Who Believes in Science?

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Nature recently reported that more than 120 scientific papers, published in conference proceedings between 2008 and 2013, turned out to be “computer-generated nonsense” and were, therefore, being retracted. Admittedly, it can often feel as if our lives have been overtaken by the garblings of insentient machines. But, for an algorithm to succeed in infiltrating the hallowed halls of Real Science: how could this happen?!

Scientists strive to uncover truths… and then they try to get them published. The popular scientist Neil De Grasse Tyson has been quoted as saying, “The good thing about science is that it's true whether or not you believe in it.” Fair enough, but how do we know when something is actually science?

Peer-review publication is a grueling and important part of the scientific process, but scientific publication has its own biases. Journals like Nature and Science want significant, ground-breaking discoveries, not quiet replications of previous studies or dull, null results.

Everyone loves a good story – even nerdy journal editors – and in communicating their research to the world, scientists must inevitably engage in a form of storytelling. They choose their characters when they decide which research question to ask, they set up their plot when they design their experiment, and as they pore through their results they find out if the guy gets the girl, or the unsung hero saves the day (or the protein binds to the receptor) and at every moment there is human thought in interpreting the themes, identifying the tensions and understanding the meaning of it all.

On top of all that, most people learn about scientific discoveries by way of the media, where “Musical Experience and the Aging Auditory System: Implications for Cognitive Abilities and Hearing Speech in Noise” in a peer-reviewed journal becomes “Music: The New Fountain of Youth” in the media. Skepticism seems very appropriate! But, subjectivity doesn’t undermine the scientific process, nor the journalistic one for that matter: it is part of the process. All this unraveling and pulling together of threads is how we end up with a story that holds together - at least until the next one comes along. So yes, we should be shocked that computer-generated nonsense made it as far as it did; and yes, we should be glad that eventually the imposters were weeded out.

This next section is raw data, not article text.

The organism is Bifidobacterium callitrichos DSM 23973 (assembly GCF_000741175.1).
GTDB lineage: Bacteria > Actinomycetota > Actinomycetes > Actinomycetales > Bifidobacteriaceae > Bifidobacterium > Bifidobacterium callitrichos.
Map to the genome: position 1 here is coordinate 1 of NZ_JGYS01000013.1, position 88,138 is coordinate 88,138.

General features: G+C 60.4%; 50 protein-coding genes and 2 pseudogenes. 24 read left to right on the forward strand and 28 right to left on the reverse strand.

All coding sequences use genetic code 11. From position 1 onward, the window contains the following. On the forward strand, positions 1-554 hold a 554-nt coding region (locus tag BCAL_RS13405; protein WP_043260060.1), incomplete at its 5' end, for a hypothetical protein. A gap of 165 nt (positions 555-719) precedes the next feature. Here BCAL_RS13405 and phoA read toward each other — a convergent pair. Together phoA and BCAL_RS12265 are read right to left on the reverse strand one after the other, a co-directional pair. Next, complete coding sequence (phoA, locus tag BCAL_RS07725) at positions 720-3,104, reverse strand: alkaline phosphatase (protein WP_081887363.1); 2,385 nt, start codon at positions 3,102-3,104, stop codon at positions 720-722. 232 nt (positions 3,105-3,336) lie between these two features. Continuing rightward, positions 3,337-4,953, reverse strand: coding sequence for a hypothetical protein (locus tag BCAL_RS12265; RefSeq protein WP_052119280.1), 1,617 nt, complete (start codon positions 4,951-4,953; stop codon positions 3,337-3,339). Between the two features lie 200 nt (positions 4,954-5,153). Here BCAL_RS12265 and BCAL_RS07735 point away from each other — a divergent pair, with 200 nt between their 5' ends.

A subtler example comes from journalism. My non-traditional journey to science research included many years working at newspapers, and I have been surprised how many parallels exist between these two worlds. Both attempt to discover truth; both must struggle with the inevitable subjectivities of defining and communicating that truth to their given audience.

There was much discussion in my journalist-heavy Facebook feed about the recent incident in which a freelance AP photographer was fired for manipulating an image. The image in question depicted a war scene in Syria, and the manipulation removed a fellow journalist’s video camera that had inadvertently crept into the frame. Upon discovering the manipulation, the AP removed the Pulitzer-prize winning freelancer from their roster stating that this act violated their ethical standards.In the online discussions that ensued, the consensus seemed to be that while alteration of an image was clearly unacceptable, it would have been fine if the photographer had been able to crop the photo to exclude the video camera.

This got me thinking: is it really okay just to select the truths that tell our story the best? Yet, again, there is no black and white answer. Whether viewed through the lens of journalism or science, the truth is often messy and any one story will leave many more untold. The observers become part of the system they observe: just as journalists are part of modern war scenes, experimental manipulations can alter the reality we wish to observe. So what is the answer? Everything is subjective? Believe in nothing? Yes! Keep asking questions; it is the only way to truth. And that is the moral of the story.

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